A Pastoral Statement from the Bishops of CANA to the Clergy and Congregations of CANA

The bishops discussed a recent decision of the General Synod of the Church of Nigeria, making provision for the creation of CANA missionary dioceses in North America. CANA’s Chancellor, Scott Ward, Esq., briefed the bishops on progress towards the formal inauguration of the Missionary Diocese of the Trinity which is to be led by Bishop Amos Fagbamiye.

Bishop Derek Jones reported on the rapid growth of the Chaplains Deanery and the significant ministry of military and civilian chaplains. The ministry of the Deanery for the Chaplaincy is to endorse and support chaplains in the US military, federal and local government, hospital and hospice, and other volunteers serving their communities.

The bishops rejoiced in the recent creation of the Diocese of the Mid-Atlantic where many clergy and congregations continue in their relationship with CANA. While acknowledging that the concept of ”˜dual citizenship’ continues to raise some questions we heard a number of testimonies from those who have embraced this gracious provision and celebrate this opportunity for a direct connection to the Anglican Communion through the Church of Nigeria. We believe that this can only strengthen the ongoing work of ACNA in its determination to demonstrate the transforming love of Jesus Christ throughout North America.

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Posted in * Anglican - Episcopal, * Christian Life / Church Life, Anglican Church in North America (ACNA), Anglican Provinces, CANA, Church of Nigeria, Parish Ministry

5 comments on “A Pastoral Statement from the Bishops of CANA to the Clergy and Congregations of CANA

  1. Terry Tee says:

    Am I the only one to be troubled by the increasing use of the word gracious in questionable ways? It seems to pop up increasingly in situations of division, disagreement and assertiveness. Perhaps there should be a moratorium on this word which seems used to blanket and obscure what are often quite painful dilemmas.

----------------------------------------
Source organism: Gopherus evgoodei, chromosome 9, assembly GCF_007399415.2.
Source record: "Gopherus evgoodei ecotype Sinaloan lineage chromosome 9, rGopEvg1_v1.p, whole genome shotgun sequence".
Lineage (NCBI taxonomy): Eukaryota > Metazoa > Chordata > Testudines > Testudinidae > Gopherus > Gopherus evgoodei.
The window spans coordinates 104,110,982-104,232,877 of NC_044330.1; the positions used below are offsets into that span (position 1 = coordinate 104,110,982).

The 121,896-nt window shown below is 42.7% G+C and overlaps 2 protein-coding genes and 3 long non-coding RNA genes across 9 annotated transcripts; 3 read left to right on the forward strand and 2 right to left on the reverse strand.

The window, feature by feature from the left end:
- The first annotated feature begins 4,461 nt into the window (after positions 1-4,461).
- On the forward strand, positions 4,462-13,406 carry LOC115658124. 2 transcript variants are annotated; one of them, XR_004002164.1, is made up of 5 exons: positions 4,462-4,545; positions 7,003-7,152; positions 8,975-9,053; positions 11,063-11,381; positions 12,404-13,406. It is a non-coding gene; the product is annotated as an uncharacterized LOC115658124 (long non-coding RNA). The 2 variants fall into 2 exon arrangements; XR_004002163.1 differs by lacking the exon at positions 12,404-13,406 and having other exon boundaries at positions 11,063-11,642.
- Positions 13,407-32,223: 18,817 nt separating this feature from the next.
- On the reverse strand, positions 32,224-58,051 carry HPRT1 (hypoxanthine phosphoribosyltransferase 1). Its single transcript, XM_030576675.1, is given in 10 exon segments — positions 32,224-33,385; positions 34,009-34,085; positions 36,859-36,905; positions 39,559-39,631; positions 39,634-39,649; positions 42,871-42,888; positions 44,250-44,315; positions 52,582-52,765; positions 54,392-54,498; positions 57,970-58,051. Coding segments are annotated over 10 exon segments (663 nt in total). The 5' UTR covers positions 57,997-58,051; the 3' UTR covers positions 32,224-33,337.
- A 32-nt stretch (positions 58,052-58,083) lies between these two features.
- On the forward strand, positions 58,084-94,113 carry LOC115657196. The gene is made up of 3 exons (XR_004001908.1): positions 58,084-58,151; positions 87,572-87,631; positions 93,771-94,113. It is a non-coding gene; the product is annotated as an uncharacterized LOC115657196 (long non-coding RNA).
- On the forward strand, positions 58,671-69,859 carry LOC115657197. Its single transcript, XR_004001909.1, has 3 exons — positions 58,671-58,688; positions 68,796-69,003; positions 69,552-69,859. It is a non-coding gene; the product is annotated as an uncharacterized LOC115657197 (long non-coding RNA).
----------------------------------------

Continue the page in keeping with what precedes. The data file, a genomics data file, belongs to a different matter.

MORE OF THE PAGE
2. Don C says:

    While I realize that most ACNA clergy have their orders in other provinces, I’m still puzzled as to why CANA is expanding rather than being phased out. Weren’t the Global South jurisdictions supposed to be temporary?

    Also, I’m completely baffled as to why Derek Jones’ CEEC [i] episcopi vagantes [/i] orders were accepted by ACNA (and Nigeria!) in clear violation of Lambeth 1958 Resolution 54.

  3. David Keller says:

    #2–I don’t have any idea about the technical issue you are talking about but I do know this; if Lambeth resolutuions were even worth the paper they are printed on, all but two or three TEC bishops would alreday have been ex-communicated

  4. Don C says:


    I beat this dead horse previously [url=http://new.kendallharmon.net/wp-content/uploads/index.php/t19/article/31820/]here[/url] but to sum it up, Bishop Jones should have been conditionally ordained/consecrated. While I agree with you about certain EC(USA) bishops, if ACNA wants to be accepted as a province it would be in their best interest to follow previous Lambeth resolutions.

    Have you any thoughts on the expansion of CANA?

  5. evan miller says:

    Don C.,

    I agree with you about the expansion of CANA. The proliferation and expansion of “jurisdictions” within ACNA is problematic and not at all conducive to the sort of unity that one would hope for in a new orthodox province. Too many fiefdoms.